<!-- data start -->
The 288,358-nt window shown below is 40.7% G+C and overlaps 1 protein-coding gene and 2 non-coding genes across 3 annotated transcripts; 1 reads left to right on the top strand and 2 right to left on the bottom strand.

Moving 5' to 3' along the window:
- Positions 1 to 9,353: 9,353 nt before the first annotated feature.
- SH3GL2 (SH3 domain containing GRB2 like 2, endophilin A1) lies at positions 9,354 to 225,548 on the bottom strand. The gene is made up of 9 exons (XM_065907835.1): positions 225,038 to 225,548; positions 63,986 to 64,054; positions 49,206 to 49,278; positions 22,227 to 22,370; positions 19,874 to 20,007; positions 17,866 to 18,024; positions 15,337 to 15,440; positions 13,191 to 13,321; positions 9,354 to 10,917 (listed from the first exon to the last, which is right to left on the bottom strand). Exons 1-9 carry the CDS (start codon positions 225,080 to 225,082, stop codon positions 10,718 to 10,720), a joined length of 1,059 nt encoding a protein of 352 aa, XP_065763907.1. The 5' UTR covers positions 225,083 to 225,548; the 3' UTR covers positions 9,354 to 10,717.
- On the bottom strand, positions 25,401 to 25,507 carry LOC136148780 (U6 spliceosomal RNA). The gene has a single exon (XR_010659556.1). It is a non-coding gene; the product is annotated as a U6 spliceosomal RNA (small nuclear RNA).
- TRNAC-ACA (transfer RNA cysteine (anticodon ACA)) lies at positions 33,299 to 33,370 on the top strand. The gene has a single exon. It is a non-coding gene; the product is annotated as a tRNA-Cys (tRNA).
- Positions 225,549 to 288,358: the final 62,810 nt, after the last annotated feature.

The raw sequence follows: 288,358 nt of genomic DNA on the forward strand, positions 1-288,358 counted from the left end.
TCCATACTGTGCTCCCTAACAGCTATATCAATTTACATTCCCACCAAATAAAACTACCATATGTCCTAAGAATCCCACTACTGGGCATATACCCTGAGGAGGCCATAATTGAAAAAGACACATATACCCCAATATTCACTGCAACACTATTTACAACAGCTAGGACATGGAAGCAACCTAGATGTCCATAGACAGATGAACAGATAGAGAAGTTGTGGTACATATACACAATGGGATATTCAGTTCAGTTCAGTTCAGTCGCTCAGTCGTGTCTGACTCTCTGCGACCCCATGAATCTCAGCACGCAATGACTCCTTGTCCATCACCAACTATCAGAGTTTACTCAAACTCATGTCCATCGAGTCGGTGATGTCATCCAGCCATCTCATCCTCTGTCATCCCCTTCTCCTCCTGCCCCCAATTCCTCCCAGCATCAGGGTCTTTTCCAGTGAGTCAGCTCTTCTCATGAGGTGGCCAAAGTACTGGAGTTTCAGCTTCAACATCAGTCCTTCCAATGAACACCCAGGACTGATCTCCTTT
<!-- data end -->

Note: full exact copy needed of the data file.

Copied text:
The 288,358-nt window shown below is 40.7% G+C and overlaps 1 protein-coding gene and 2 non-coding genes across 3 annotated transcripts; 1 reads left to right on the top strand and 2 right to left on the bottom strand.

Moving 5' to 3' along the window:
- Positions 1 to 9,353: 9,353 nt before the first annotated feature.
- SH3GL2 (SH3 domain containing GRB2 like 2, endophilin A1) lies at positions 9,354 to 225,548 on the bottom strand. The gene is made up of 9 exons (XM_065907835.1): positions 225,038 to 225,548; positions 63,986 to 64,054; positions 49,206 to 49,278; positions 22,227 to 22,370; positions 19,874 to 20,007; positions 17,866 to 18,024; positions 15,337 to 15,440; positions 13,191 to 13,321; positions 9,354 to 10,917 (listed from the first exon to the last, which is right to left on the bottom strand). Exons 1-9 carry the CDS (start codon positions 225,080 to 225,082, stop codon positions 10,718 to 10,720), a joined length of 1,059 nt encoding a protein of 352 aa, XP_065763907.1. The 5' UTR covers positions 225,083 to 225,548; the 3' UTR covers positions 9,354 to 10,717.
- On the bottom strand, positions 25,401 to 25,507 carry LOC136148780 (U6 spliceosomal RNA). The gene has a single exon (XR_010659556.1). It is a non-coding gene; the product is annotated as a U6 spliceosomal RNA (small nuclear RNA).
- TRNAC-ACA (transfer RNA cysteine (anticodon ACA)) lies at positions 33,299 to 33,370 on the top strand. The gene has a single exon. It is a non-coding gene; the product is annotated as a tRNA-Cys (tRNA).
- Positions 225,549 to 288,358: the final 62,810 nt, after the last annotated feature.

The raw sequence follows: 288,358 nt of genomic DNA on the forward strand, positions 1-288,358 counted from the left end.
TCCATACTGTGCTCCCTAACAGCTATATCAATTTACATTCCCACCAAATAAAACTACCATATGTCCTAAGAATCCCACTACTGGGCATATACCCTGAGGAGGCCATAATTGAAAAAGACACATATACCCCAATATTCACTGCAACACTATTTACAACAGCTAGGACATGGAAGCAACCTAGATGTCCATAGACAGATGAACAGATAGAGAAGTTGTGGTACATATACACAATGGGATATTCAGTTCAGTTCAGTTCAGTCGCTCAGTCGTGTCTGACTCTCTGCGACCCCATGAATCTCAGCACGCAATGACTCCTTGTCCATCACCAACTATCAGAGTTTACTCAAACTCATGTCCATCGAGTCGGTGATGTCATCCAGCCATCTCATCCTCTGTCATCCCCTTCTCCTCCTGCCCCCAATTCCTCCCAGCATCAGGGTCTTTTCCAGTGAGTCAGCTCTTCTCATGAGGTGGCCAAAGTACTGGAGTTTCAGCTTCAACATCAGTCCTTCCAATGAACACCCAGGACTGATCTCCTTT